This year’s trade deadline in the NHL wasn’t as action-packed or significant as it has been in past years, but there were still 15 deals done in the hours leading up to Monday’s deadline with none more going down in the week before the deadline. You can learn a lot about what teams are thinking and how they feel about their team based on what they do or don’t do on the day.
Four teams stand out for having particularly interesting days — some positive, and some I don’t like nearly as much:
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The Canucks were more active than many would have guessed with three deadline deals, and their moves tell us that they are worried that what happened last year could happen again. The team has the top record in the Western Conference, and nothing we have seen so far makes us think that they aren’t capable of making the Stanley Cup Finals again. What ultimately cost them the Cup — and forced their fans to burn their city down — was that they just weren’t tough enough. Boston repeatedly punched them in the face, and they didn’t rise up to the challenge.
The moves they made clearly address that issue. Sami Pahlsson is a defensive-minded forward. They know he can be effective in the playoffs because he has proven to be very effective against the Sedins in the playoffs in the past. Zack Kassian is young, talented, and tough, and will be a nice addition for years to come. They are certainly tougher and more defensively-disciplined, and you can’t complain about that.
I have two big concerns, though. First, I don’t like the message it sends when a team playing this well makes this many moves — and does it clearly in response to a particular team they faced last year. It helps the Canucks, but it also gives the rest of the elite teams a reason for added confidence. Second, though I like Kassian, the price they paid for him was too high. Cody Hodgson was the 10th pick in the 2008 draft. He’s only a rookie and he has yet to really find his stride, but he has massive offensive upside and teams that have been as good as Vancouver has recently rarely get young prospects of this caliber through the draft. Kassian is no slouch — the 13th overall pick in 2009 — but the trade doesn’t seem like one that could come back to haunt the Canucks.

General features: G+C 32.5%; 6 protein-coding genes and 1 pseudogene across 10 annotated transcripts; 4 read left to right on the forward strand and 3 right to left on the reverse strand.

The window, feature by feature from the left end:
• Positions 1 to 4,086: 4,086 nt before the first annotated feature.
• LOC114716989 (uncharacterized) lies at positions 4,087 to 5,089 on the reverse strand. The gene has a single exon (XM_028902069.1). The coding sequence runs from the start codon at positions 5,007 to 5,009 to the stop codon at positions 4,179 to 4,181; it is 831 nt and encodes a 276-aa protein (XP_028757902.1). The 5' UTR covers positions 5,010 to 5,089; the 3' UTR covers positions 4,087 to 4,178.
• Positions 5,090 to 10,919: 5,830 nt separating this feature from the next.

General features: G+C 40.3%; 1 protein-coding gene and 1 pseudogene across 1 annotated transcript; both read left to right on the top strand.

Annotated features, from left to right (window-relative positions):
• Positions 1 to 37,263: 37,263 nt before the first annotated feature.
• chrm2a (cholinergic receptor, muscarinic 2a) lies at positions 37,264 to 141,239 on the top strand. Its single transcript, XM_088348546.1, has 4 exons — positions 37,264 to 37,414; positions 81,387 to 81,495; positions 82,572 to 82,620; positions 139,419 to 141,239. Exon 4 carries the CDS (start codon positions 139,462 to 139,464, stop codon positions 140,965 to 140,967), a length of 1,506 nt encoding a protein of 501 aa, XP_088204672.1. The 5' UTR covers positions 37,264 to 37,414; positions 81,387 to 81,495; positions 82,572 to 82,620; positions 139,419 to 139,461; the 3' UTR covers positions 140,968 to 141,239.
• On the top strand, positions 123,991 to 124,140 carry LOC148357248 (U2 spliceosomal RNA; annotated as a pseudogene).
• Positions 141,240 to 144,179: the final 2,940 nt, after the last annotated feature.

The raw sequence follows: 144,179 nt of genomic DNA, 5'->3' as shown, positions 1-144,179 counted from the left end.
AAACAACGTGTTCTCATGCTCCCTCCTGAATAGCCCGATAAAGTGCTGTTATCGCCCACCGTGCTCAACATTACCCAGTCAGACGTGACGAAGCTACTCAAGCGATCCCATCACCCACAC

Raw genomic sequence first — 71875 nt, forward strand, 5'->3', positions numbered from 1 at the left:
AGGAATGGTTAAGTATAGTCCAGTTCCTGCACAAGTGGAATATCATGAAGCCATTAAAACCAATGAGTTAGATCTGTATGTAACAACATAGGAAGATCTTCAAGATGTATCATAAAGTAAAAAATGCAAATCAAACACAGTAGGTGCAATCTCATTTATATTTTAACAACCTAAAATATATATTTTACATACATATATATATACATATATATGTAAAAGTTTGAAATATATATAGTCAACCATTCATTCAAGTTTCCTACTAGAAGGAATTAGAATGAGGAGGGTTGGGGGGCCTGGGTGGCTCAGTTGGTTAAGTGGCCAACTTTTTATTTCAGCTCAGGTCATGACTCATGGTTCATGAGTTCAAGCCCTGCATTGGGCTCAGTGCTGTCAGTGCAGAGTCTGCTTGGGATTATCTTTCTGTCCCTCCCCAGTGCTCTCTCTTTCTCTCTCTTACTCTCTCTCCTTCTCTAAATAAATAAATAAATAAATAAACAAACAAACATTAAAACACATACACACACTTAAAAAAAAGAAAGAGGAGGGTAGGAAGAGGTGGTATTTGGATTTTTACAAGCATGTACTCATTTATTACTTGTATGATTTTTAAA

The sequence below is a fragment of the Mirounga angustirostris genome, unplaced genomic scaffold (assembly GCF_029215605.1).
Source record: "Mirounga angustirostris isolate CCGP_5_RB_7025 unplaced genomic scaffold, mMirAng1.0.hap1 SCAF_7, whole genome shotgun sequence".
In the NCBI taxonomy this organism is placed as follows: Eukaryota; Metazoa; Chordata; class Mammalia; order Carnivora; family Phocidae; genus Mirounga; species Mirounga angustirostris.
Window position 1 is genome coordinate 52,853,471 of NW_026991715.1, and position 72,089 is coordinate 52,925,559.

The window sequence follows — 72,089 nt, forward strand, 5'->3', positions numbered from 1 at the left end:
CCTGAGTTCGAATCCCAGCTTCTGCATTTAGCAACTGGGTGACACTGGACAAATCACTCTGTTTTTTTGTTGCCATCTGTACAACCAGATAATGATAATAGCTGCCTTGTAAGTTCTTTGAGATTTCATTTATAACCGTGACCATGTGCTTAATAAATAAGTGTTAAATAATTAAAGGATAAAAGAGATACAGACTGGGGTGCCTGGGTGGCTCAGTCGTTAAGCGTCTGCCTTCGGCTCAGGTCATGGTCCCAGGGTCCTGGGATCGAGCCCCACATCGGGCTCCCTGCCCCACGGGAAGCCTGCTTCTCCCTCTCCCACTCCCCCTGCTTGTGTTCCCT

Columbus Blue Jackets
The Blue Jackets were in a very rough spot, but they didn’t make the most of it. In fact, it was a rough day. They were clearly sellers, and they gave away several of their best players. Jeff Carter was the only one they got good value for — if Jack Johnson can evolve into the defenseman he should be, that is. It was a fire sale, but not one that really left them well-positioned for a brighter future.
Worse than the moves they made, though, was the one they didn’t. Rick Nash was on the market for weeks and was clearly the most desirable player available, yet they didn’t manage to get a deal done. Not only that, but GM Scott Howson showed us how not to conduct a press conference after the deadline when he essentially blamed Nash — the face of the franchise for as long as it has existed — for asking to be traded.
Chemistry and morale are not going to be in huge supply the rest of the way, and a bad team will only be worse. Maybe Howson just wanted to make sure that his team finished dead last and had the best shot of winning the draft lottery. This team wouldn’t be competitive right now even if they won 10 lotteries in a row, though.
If I’m concerned that the Canucks paid too much for Kassian, then it only makes sense that I would like what the team that got Hodgson did. Buffalo maximized their asset, and got a player in Hodgson that better fills their organizational need — they need scoring more than toughness. That alone makes it a great day for the Sabres.
Their other deal, though, was nothing short of a miracle. Paul Gaustad is nothing more than a journeyman center. He’s 30 years old, he doesn’t provide a lot of upside, and he can make incredibly bone-headed mistakes. Hodgson is a much better center, so Gaustad was going to be marginalized. Somehow they managed to trade him to Nashville for a first round pick this year. No team overpaid more for a player than Nashville did for Gaustad, and the Sabres should be dancing in the streets over that move.
Tampa Bay Lightning
Steve Yzerman is a good GM, and by the time he is done he’s going to be a great one. I’m not in love with his deadline moves, though.
His team has offensive talent, but they have struggled defensively and in the nets. He failed to address the goalie problems, but he went overboard in adding defensive depth. He added four new defensemen, and gained three from what he had before. Only one — Keith Aulie — has a chance to be a nice long-term contributor in my eyes.
The problem is, though, that they paid a very high price for Aulie by giving Carter Ashton — a young prospect with mountains of upside — to the Leafs. He went for quantity instead of quality, and I’m not at all convinced that that makes the Lightning any better in the short-term.
A team that has grossly underachieved is on track to keep doing so down the stretch.